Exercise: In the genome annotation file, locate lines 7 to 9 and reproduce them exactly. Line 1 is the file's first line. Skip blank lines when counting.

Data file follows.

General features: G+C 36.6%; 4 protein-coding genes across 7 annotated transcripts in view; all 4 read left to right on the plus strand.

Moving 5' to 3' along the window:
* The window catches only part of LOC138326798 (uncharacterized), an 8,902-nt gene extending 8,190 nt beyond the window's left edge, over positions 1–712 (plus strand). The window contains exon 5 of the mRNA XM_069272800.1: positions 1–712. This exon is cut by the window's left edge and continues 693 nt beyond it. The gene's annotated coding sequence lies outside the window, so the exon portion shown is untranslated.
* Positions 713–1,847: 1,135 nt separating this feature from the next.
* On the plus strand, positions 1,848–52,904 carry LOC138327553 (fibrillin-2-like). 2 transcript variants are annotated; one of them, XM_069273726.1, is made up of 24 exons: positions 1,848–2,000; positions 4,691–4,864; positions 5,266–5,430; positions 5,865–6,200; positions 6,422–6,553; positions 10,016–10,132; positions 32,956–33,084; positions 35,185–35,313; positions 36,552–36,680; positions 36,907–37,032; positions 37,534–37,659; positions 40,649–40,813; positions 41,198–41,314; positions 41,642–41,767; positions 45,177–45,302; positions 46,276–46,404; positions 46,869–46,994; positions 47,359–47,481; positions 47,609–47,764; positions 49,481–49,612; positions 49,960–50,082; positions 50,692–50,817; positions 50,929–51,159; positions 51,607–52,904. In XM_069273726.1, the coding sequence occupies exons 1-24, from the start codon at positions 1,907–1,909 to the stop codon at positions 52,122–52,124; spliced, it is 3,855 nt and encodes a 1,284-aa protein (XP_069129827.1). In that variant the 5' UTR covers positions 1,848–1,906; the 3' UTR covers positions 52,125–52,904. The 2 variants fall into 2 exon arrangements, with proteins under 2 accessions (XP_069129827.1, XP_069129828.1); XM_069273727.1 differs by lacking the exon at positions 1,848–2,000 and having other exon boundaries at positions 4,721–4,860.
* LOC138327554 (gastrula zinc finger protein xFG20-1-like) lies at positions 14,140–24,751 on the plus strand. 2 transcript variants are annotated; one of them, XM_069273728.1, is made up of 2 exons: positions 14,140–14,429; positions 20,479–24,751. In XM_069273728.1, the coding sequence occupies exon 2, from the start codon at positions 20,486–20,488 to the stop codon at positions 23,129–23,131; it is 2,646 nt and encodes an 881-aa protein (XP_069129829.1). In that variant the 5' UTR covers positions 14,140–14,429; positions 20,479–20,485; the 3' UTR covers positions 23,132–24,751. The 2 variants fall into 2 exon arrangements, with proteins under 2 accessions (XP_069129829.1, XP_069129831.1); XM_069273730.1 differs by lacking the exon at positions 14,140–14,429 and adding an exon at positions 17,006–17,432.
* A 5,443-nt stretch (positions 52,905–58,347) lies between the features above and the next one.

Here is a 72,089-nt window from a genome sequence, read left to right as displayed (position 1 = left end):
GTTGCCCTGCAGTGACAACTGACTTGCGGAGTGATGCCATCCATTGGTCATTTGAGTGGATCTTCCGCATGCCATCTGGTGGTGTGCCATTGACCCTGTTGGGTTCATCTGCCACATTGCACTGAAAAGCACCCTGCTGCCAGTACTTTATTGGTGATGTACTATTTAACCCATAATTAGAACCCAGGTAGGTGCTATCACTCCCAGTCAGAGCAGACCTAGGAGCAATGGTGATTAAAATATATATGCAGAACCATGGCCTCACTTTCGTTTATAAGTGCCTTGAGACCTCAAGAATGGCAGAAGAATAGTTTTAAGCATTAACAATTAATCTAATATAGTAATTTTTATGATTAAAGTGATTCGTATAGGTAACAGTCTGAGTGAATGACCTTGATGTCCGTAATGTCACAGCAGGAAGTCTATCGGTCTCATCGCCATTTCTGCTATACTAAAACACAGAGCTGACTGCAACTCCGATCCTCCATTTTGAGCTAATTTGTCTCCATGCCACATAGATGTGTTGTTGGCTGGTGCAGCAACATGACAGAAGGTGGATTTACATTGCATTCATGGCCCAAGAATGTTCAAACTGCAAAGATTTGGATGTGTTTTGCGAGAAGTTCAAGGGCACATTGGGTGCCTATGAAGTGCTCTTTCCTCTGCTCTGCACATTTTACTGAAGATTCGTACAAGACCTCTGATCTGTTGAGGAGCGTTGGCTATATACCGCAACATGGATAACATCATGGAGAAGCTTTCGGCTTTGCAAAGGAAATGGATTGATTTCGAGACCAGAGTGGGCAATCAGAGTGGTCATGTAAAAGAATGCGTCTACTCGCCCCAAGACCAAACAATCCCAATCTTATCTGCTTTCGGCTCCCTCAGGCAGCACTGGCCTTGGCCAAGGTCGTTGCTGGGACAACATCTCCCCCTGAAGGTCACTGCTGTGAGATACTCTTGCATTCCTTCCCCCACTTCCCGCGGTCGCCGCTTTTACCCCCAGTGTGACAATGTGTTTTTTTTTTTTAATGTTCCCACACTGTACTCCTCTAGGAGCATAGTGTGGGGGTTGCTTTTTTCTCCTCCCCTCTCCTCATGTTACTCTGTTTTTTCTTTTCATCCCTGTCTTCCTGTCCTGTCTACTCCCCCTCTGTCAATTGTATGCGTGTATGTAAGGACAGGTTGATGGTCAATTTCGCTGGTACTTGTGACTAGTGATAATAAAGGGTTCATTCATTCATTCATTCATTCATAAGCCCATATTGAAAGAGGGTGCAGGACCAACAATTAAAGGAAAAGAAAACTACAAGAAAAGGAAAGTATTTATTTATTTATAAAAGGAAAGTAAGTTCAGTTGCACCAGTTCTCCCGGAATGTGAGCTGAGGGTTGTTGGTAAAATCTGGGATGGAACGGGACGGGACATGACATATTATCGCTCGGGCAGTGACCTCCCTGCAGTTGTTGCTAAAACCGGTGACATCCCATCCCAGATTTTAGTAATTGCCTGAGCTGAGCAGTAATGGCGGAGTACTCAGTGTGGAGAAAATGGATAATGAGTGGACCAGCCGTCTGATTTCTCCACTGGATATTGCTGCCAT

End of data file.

* A 5,443-nt stretch (positions 52,905–58,347) lies between the features above and the next one.

Here is a 72,089-nt window from a genome sequence, read left to right as displayed (position 1 = left end):
GTTGCCCTGCAGTGACAACTGACTTGCGGAGTGATGCCATCCATTGGTCATTTGAGTGGATCTTCCGCATGCCATCTGGTGGTGTGCCATTGACCCTGTTGGGTTCATCTGCCACATTGCACTGAAAAGCACCCTGCTGCCAGTACTTTATTGGTGATGTACTATTTAACCCATAATTAGAACCCAGGTAGGTGCTATCACTCCCAGTCAGAGCAGACCTAGGAGCAATGGTGATTAAAATATATATGCAGAACCATGGCCTCACTTTCGTTTATAAGTGCCTTGAGACCTCAAGAATGGCAGAAGAATAGTTTTAAGCATTAACAATTAATCTAATATAGTAATTTTTATGATTAAAGTGATTCGTATAGGTAACAGTCTGAGTGAATGACCTTGATGTCCGTAATGTCACAGCAGGAAGTCTATCGGTCTCATCGCCATTTCTGCTATACTAAAACACAGAGCTGACTGCAACTCCGATCCTCCATTTTGAGCTAATTTGTCTCCATGCCACATAGATGTGTTGTTGGCTGGTGCAGCAACATGACAGAAGGTGGATTTACATTGCATTCATGGCCCAAGAATGTTCAAACTGCAAAGATTTGGATGTGTTTTGCGAGAAGTTCAAGGGCACATTGGGTGCCTATGAAGTGCTCTTTCCTCTGCTCTGCACATTTTACTGAAGATTCGTACAAGACCTCTGATCTGTTGAGGAGCGTTGGCTATATACCGCAACATGGATAACATCATGGAGAAGCTTTCGGCTTTGCAAAGGAAATGGATTGATTTCGAGACCAGAGTGGGCAATCAGAGTGGTCATGTAAAAGAATGCGTCTACTCGCCCCAAGACCAAACAATCCCAATCTTATCTGCTTTCGGCTCCCTCAGGCAGCACTGGCCTTGGCCAAGGTCGTTGCTGGGACAACATCTCCCCCTGAAGGTCACTGCTGTGAGATACTCTTGCATTCCTTCCCCCACTTCCCGCGGTCGCCGCTTTTACCCCCAGTGTGACAATGTGTTTTTTTTTTTTAATGTTCCCACACTGTACTCCTCTAGGAGCATAGTGTGGGGGTTGCTTTTTTCTCCTCCCCTCTCCTCATGTTACTCTGTTTTTTCTTTTCATCCCTGTCTTCCTGTCCTGTCTACTCCCCCTCTGTCAATTGTATGCGTGTATGTAAGGACAGGTTGATGGTCAATTTCGCTGGTACTTGTGACTAGTGATAATAAAGGGTTCATTCATTCATTCATTCATTCATAAGCCCATATTGAAAGAGGGTGCAGGACCAACAATTAAAGGAAAAGAAAACTACAAGAAAAGGAAAGTATTTATTTATTTATAAAAGGAAAGTAAGTTCAGTTGCACCAGTTCTCCCGGAATGTGAGCTGAGGGTTGTTGGTAAAATCTGGGATGGAACGGGACGGGACATGACATATTATCGCTCGGGCAGTGACCTCCCTGCAGTTGTTGCTAAAACCGGTGACATCCCATCCCAGATTTTAGTAATTGCCTGAGCTGAGCAGTAATGGCGGAGTACTCAGTGTGGAGAAAATGGATAATGAGTGGACCAGCCGTCTGATTTCTCCACTGGATATTGCTGCCAT